Document Type

Article

Publication Date

3-9-2021

Publication Title

Cancer

Abstract

BACKGROUND: Cardiopulmonary arrest is known to have a poor prognosis, further worsened by preexisting comorbidities. With improved treatment, the prevalence of metastatic cancers is rapidly increasing; however, the outcomes of in-hospital cardiopulmonary resuscitation (ICPR) remain to be well described. This study examines the epidemiology, associations, and outcomes of ICPR in these patients.

METHODS: This is a retrospective cohort analysis of the Nationwide Inpatient Sample database (2012-2014) including patients aged ≥18 years with metastatic cancers. Primary outcome was inpatient mortality following ICPR. Factors associated with the primary outcome were analyzed using univariate/multivariate logistic regression analysis.

RESULTS: Among all admissions with metastatic cancers (n = 5,500,684), 0.47% (n = 26,070) received ICPR. Inpatient mortality was 81.77% (n = 8905) versus 68.90% among those without metastatic solid cancers and receiving ICPR. Inpatient palliative care encounter was documented in 18.95% of patients with metastatic cancer who received ICPR. On multivariate logistic regression, some of the notable factors associated with higher mortality included being of African American or Hispanic race and hospital admission over the weekend. Factors associated with lower mortality included female sex, elective admission, and head and neck as the primary site. Admissions with ICPR were associated with higher mean total charge of hospitalization (by $48,670) compared with admissions without ICPR. Of those who survived ICPR, 43.82% were transferred to another facility after discharge.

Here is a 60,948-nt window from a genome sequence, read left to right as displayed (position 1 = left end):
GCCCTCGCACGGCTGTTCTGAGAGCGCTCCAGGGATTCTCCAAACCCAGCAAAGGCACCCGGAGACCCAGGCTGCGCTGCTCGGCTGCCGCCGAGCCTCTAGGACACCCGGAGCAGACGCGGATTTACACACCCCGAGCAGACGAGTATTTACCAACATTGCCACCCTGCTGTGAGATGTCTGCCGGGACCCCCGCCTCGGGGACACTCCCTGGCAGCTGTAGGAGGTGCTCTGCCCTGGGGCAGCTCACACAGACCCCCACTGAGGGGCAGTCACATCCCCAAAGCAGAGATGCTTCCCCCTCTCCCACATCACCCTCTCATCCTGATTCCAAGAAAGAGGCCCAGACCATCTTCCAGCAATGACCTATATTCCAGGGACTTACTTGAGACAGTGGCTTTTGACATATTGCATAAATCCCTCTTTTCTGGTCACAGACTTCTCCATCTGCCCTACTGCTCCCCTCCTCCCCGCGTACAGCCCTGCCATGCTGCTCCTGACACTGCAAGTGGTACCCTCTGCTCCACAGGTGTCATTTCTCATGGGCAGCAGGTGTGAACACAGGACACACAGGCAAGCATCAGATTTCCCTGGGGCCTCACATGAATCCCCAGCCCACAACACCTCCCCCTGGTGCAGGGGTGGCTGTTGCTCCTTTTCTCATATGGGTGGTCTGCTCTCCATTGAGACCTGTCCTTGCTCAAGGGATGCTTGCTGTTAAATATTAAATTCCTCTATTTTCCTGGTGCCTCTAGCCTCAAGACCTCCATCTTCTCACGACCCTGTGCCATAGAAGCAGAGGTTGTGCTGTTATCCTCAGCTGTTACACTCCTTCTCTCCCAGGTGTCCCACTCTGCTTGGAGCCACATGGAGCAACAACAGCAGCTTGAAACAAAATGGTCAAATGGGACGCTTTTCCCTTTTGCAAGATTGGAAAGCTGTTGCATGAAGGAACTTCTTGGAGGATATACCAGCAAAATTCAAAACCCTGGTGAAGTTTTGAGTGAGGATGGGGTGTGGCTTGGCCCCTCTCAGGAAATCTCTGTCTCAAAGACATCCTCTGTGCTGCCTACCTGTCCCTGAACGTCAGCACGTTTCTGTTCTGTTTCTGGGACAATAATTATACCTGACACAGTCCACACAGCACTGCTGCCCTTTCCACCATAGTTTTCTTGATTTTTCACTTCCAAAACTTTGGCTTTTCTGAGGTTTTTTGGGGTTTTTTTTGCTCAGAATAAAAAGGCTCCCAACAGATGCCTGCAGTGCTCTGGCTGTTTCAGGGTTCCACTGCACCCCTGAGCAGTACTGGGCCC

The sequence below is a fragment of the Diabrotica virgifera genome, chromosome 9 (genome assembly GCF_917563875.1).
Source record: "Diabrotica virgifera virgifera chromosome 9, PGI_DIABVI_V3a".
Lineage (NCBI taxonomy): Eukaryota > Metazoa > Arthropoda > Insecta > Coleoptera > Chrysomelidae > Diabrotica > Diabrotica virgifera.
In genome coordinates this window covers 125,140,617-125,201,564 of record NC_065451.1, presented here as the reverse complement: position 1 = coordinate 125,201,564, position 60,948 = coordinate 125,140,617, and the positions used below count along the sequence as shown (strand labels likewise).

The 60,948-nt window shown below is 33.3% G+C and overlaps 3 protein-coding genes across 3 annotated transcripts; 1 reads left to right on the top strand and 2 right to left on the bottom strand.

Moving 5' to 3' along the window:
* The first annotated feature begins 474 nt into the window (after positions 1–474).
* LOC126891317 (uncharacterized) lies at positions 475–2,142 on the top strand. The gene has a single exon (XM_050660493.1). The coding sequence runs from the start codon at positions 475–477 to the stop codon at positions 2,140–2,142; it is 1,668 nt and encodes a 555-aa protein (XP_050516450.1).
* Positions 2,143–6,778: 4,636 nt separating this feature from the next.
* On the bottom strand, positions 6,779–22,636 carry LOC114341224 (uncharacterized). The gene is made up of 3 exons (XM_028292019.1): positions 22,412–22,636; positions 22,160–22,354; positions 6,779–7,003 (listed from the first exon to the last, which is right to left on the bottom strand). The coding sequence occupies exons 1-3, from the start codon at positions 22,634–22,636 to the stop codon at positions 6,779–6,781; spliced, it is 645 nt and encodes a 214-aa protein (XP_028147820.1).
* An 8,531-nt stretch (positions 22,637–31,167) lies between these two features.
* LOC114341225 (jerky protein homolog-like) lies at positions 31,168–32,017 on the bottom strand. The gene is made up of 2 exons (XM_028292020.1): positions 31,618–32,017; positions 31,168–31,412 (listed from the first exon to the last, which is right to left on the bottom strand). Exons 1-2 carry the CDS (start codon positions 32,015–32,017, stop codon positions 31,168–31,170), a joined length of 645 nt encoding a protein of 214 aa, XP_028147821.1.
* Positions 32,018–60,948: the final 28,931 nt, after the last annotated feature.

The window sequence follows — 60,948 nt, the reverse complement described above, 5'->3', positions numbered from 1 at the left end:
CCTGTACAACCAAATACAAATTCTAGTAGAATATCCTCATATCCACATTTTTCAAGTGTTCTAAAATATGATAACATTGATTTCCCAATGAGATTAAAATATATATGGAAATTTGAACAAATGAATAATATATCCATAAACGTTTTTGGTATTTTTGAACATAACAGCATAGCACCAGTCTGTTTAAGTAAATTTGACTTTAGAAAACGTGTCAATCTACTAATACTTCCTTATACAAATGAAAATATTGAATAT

CONCLUSIONS: Among adult patients with metastatic solid cancers having ICPR, 81.8% died within the same hospital admission. Race and admission type predicted mortality. Despite known poor prognosis, only a minority had palliative care.

LAY SUMMARY: Cardiopulmonary resuscitation during hospitalization for patients who have metastatic cancer has a very poor outcome with a mortality rate of 81.77%. Inpatient cardiopulmonary resuscitation in these patients is also associated with a significantly higher cost of care, longer length of stay, and high rate of transfer to a different health care facility upon discharge. Knowledge of these outcomes is helpful in discussing the pros and cons of pursuing aggressive resuscitative interventions with patients and families.

PubMed ID

33687740

ePublication

ePub ahead of print

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